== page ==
Rock albums about marriage may be rare, but they exist — John Lennon and Yoko Ono’s Double Fantasy is one of the more famous examples. Electronic music that honors the bonds of a committed relationship is even less common; synths have a long history with dance music, which typically concerns itself with a carnality that’s far more fleeting. Mike Milosh — the androgynous voice of the initially mysterious duo Rhye — here teams with his wife Alexa Nikolas, the muse of that group’s debut album Woman, for a record that’s strikingly, and at times almost uncomfortably, intimate. Unusually warm and explicitly corporeal, it feels as though it was recorded in their bedroom.
Featuring found sounds recorded during their international travels as well as samples of their more recent Los Angeles domesticity, that intimacy is literal as well as metaphoric. Like Woman, Jetlag celebrates their newly intertwined physical and emotional states. “Love that we’re each other with each other,” Milosh sings in “Hold Me,” the album’s longest and most climactic song, “No faces to hide, no faulty sides.” Once again there’s plenty of eroticism. “I want you to get lost in my mouth forever,” speaks a female voice, presumably Nikolas’s, during “Do You Want What I Need” as other mumbles and laughter swirl around it in a psychedelic dub haze.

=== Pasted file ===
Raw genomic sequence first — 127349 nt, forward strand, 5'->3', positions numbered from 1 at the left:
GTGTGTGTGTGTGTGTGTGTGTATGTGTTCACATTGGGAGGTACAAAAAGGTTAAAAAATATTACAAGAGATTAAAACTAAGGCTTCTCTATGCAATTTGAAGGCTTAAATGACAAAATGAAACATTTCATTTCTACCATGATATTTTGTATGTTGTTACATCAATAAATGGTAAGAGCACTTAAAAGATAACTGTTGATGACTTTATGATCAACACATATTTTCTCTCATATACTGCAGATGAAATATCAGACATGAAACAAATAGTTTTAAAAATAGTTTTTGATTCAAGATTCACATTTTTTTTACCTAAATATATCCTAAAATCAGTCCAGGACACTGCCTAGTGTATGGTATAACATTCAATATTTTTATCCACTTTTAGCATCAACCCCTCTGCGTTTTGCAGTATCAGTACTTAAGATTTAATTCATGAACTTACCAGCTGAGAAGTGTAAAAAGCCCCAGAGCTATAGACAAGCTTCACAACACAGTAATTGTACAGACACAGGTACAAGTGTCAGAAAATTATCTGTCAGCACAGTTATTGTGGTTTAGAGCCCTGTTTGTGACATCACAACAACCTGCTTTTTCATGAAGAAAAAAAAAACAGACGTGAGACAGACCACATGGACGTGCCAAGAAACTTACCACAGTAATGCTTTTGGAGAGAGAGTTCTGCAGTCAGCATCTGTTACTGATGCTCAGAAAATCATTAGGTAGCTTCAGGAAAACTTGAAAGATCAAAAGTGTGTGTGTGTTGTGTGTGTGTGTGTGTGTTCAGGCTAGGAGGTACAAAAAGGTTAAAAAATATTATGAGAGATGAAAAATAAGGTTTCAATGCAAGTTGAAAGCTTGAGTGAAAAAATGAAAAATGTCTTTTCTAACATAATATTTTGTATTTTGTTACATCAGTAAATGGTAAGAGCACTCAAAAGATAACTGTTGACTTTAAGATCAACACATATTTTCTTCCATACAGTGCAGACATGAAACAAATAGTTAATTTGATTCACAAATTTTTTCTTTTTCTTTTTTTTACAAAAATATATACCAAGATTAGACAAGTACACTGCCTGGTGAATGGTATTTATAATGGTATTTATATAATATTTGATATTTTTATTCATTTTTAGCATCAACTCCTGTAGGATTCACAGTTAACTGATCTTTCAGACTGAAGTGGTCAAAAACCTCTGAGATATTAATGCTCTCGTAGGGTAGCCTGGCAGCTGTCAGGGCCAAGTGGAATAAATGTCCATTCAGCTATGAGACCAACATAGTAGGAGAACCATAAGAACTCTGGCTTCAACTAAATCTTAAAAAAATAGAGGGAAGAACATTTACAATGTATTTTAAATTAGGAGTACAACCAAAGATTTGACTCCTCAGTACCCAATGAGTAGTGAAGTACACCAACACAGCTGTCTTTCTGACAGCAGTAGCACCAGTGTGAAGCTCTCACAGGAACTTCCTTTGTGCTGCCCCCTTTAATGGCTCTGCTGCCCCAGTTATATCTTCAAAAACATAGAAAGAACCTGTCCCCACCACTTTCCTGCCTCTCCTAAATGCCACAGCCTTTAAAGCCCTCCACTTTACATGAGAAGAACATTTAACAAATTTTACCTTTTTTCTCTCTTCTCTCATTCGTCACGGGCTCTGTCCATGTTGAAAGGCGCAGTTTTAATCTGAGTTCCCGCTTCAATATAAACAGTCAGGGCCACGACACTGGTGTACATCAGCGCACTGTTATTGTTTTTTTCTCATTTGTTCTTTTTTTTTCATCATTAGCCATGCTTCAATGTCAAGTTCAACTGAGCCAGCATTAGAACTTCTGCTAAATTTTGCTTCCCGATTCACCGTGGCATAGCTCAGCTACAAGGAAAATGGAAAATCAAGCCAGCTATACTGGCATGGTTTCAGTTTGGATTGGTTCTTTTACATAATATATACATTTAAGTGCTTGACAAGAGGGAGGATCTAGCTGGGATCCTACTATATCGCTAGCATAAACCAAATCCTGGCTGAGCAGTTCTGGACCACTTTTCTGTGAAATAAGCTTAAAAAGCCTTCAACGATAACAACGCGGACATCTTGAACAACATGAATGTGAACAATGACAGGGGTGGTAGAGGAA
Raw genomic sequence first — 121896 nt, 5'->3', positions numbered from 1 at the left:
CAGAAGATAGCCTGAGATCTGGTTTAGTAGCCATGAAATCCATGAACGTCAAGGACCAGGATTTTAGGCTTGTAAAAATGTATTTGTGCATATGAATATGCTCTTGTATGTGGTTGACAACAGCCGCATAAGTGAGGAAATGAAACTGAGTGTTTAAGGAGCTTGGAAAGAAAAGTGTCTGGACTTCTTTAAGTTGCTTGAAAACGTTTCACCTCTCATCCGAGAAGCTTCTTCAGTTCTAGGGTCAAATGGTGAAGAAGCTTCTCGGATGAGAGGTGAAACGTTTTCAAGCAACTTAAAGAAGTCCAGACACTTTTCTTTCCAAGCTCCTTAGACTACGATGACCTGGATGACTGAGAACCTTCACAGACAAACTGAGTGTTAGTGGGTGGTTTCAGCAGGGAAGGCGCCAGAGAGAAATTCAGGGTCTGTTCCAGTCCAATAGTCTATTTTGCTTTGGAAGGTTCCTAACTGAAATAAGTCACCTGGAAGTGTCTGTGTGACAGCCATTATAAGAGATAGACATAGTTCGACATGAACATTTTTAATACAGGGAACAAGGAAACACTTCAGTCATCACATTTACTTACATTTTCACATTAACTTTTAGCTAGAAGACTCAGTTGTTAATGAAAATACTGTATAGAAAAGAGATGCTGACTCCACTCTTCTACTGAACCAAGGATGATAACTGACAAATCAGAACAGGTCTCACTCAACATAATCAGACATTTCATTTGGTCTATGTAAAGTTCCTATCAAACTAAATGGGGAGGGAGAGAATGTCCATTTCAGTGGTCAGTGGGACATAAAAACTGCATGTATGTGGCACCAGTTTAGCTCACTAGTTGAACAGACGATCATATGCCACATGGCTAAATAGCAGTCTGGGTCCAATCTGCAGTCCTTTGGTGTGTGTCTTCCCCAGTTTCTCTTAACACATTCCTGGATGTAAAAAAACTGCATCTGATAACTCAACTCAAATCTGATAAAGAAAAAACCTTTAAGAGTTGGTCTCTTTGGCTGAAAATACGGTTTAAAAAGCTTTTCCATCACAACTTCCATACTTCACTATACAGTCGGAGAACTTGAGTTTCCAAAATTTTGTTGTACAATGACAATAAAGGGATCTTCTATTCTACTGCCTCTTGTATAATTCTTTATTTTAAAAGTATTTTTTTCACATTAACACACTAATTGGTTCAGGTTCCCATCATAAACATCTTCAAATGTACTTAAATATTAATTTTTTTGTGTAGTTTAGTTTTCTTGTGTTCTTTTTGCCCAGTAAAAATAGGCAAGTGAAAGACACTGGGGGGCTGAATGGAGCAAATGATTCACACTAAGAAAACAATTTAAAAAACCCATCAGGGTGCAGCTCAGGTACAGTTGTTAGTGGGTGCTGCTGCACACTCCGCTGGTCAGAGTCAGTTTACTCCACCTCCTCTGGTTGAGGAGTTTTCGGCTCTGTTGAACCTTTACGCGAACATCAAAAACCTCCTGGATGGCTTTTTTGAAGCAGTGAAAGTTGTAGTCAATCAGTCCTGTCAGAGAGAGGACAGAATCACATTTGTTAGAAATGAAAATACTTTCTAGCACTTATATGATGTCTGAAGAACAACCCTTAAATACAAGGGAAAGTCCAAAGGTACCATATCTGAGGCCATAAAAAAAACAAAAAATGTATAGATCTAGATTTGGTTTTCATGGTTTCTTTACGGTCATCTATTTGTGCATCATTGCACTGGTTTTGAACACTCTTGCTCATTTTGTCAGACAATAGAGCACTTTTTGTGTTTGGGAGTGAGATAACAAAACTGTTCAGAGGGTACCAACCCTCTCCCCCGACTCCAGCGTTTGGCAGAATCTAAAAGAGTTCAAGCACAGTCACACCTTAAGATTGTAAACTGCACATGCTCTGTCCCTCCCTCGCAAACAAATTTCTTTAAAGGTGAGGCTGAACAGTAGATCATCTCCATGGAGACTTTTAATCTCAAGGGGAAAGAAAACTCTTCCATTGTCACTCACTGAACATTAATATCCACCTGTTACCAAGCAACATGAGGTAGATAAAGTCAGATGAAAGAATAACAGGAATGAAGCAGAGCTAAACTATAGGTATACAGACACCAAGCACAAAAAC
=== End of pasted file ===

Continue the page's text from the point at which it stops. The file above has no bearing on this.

Small and detailed — like a Ingmar Bergman film minus the existential despair — Jetlag returns to the almost exclusively synth-based glitch-pop of Milosh’s pre-Rhye solo work: There are no big beats or anthemic choruses, only tiny crackles and tender caresses. The difference, though, is that his work in Rhye has taught him how to maximize the impact of his nearly castrato-like tenor, and his marriage to Nikolas gave him something to sing about. Light on the acoustic jazz and chamber music elements that made Woman such a singular hybrid, its sequel showcases Milosh’s sweet and sighing pillow talk with less hummable but even more confidential results.